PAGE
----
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Re: [WebIDL][Selectors-API] Stringifying null for DOMString attributes and properties

From: Boris Zbarsky <bzbarsky@MIT.EDU>
Date: Fri, 06 May 2011 09:45:05 -0400
Message-ID: <4DC3FB61.6060004@mit.edu>
To: public-webapps@w3.org
On 5/6/11 6:10 AM, Lachlan Hunt wrote:
> This definition matches current selectors-api implementations, which do
> this conversion for the selectors parameter and this is also the result
> expected by the current selectors api test suite. However, according to
> information I got from Anne, and from my own limited testing, this does
> not seem to be true of other DOMString attributes or properties in other
> implementations.

It really depends on the case, actually.  There has been a good bit of 
past discussion on this topic that you may want to read.  Unfortunately, 
I don't remember whether that discussion was here, on public-html, on 
whatwg, or public-webapi, or public-script-coord.

> Recently, in order to resolve a site compatibility issue caused by us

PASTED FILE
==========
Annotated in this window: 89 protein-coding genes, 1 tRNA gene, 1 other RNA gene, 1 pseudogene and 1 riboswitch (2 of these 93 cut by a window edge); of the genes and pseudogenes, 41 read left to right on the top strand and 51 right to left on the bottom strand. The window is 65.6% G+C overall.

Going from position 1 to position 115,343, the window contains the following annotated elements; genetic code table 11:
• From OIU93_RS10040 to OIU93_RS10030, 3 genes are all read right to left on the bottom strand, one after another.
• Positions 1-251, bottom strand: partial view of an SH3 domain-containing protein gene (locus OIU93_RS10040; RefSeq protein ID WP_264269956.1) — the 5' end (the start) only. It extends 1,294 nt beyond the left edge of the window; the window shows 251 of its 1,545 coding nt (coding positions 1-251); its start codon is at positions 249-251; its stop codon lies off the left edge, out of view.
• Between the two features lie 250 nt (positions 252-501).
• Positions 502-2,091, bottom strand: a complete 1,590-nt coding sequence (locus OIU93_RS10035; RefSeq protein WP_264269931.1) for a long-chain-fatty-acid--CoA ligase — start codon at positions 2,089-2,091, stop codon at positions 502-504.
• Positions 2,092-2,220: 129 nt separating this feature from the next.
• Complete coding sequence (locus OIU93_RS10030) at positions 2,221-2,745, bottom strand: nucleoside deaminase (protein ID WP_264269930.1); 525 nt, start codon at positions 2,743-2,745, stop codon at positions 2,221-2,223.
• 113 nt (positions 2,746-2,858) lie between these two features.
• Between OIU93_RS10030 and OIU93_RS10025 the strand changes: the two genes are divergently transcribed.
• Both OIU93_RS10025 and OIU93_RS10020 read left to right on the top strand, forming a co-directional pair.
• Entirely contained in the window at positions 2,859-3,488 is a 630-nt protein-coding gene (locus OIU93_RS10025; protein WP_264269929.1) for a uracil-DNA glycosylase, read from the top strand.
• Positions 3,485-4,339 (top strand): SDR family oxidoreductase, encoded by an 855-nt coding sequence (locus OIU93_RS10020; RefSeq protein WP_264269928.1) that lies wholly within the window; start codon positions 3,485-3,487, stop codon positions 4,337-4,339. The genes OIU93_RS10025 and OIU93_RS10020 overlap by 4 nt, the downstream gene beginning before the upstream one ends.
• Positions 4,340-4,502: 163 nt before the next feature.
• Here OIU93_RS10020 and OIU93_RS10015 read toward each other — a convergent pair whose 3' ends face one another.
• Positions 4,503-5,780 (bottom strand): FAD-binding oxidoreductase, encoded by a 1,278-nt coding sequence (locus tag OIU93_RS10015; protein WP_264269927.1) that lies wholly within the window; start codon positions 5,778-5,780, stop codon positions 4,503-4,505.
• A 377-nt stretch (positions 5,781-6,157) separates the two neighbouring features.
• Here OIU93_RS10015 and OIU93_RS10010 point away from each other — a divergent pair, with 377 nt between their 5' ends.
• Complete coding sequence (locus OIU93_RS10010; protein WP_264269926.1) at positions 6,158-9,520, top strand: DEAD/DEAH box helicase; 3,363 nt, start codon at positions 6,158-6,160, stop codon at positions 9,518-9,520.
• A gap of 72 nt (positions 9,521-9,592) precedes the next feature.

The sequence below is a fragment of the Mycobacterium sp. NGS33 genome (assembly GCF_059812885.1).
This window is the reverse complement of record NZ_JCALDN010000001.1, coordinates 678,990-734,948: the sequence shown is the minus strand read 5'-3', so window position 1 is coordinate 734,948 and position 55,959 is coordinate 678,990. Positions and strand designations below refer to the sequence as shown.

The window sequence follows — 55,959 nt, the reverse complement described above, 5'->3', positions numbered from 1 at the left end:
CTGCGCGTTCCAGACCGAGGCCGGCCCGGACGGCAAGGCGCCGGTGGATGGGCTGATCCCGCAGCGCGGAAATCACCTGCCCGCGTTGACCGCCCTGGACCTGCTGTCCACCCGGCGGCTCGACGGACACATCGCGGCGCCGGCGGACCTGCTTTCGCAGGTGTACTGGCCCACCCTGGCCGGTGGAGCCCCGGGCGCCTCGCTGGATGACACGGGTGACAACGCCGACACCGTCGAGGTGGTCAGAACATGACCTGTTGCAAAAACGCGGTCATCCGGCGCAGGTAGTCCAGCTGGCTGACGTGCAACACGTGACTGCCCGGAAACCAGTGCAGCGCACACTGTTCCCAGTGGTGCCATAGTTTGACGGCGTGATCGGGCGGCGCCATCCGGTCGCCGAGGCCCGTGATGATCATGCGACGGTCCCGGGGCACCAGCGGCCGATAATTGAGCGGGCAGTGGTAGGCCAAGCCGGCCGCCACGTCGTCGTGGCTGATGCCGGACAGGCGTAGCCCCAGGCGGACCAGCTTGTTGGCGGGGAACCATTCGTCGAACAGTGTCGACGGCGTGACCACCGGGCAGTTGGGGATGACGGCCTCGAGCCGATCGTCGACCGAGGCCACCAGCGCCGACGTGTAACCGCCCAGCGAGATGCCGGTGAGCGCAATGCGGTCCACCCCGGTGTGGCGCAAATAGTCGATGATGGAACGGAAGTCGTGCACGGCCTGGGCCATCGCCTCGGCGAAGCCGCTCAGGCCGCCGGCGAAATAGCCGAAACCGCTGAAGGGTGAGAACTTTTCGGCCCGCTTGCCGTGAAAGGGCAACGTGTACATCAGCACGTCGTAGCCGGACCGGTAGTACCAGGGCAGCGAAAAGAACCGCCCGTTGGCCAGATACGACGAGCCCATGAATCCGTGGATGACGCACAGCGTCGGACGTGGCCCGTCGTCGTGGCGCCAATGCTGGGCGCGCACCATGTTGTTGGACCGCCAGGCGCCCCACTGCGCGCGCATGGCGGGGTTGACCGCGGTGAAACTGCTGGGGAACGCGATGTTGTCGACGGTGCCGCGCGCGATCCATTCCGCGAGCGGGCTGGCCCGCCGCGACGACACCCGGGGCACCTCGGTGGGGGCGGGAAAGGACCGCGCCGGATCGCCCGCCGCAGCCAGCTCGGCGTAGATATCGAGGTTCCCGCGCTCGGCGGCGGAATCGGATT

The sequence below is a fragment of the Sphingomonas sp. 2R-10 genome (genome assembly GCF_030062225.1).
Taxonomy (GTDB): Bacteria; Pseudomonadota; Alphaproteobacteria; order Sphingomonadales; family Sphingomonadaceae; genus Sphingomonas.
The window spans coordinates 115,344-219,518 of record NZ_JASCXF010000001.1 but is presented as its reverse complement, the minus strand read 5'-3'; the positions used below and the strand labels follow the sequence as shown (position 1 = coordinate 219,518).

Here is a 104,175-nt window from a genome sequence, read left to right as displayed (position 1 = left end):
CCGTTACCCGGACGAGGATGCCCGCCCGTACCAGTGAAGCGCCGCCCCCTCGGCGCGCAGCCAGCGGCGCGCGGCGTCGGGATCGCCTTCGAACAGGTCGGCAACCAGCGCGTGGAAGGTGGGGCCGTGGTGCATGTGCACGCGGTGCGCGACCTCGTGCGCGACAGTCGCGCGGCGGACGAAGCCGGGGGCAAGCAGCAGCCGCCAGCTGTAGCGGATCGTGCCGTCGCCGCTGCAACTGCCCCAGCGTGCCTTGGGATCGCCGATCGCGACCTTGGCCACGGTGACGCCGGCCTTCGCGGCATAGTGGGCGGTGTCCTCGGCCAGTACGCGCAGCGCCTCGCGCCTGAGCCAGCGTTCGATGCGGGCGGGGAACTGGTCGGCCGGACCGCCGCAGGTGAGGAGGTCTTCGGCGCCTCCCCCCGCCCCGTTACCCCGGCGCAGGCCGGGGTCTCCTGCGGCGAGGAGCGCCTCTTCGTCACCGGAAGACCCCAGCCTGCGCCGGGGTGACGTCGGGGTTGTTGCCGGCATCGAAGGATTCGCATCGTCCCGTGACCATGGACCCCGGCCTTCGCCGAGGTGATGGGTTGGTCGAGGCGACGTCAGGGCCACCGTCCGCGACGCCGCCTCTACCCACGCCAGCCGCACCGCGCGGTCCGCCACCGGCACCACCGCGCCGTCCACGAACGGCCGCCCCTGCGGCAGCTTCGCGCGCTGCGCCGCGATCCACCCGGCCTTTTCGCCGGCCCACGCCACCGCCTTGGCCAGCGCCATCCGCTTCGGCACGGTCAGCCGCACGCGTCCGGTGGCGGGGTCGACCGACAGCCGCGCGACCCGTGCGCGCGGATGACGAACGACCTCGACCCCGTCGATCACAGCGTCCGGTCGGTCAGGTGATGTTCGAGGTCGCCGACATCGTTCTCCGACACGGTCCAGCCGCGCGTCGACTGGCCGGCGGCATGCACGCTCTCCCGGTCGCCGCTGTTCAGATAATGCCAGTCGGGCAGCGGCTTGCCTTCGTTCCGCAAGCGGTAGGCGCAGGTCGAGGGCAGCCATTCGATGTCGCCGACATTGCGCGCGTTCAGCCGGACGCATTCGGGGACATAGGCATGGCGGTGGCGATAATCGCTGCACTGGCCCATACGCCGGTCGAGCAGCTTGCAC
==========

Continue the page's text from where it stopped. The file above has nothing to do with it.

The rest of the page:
> stringifying to "null" for some properties, we made all DOMString APIs
> consistent in their handling of null, such that they now stringify to an
> empty string. We believe this is compatible with other implementations
> for all other attributes and properties that we are aware of.

document.write(null) will write "null" in Chrome and Gecko (but not 
Safari).  You may want to check IE as well.

There are various other cases that have this behavior.  In Gecko, 
anything that goes through JS_ValueToString (instead of default 
XPConnect argument conversion that converts null to a void empt) will do 
this.  This is unfortunately not particularly consistent.

Furthermore, some IDL in Gecko explicitly treats null as "null".  In 
addition to the selector API, there's createHTMLDocument, all sorts of 
stuff on DOMTokenList, .text on HTMLAnchorElement, 
document.write/writeln, .wrap on HTMLTextAreaElement.

So now you're aware of some properties where this is not the case... ;)

> I've been informed that Cameron has plans to update WebIDL to make this
> the default too, but hasn't yet done so.

Oh, interesting.  I'd either missed that or forgotten it...  I don't 
have a problem with this change per se, but note that it will change 
querySelector(null) from silently doing probably the wrong thing to 
throwing.  I do think it should be safe, though.

-Boris
Received on Friday, 6 May 2011 13:45:36 GMT

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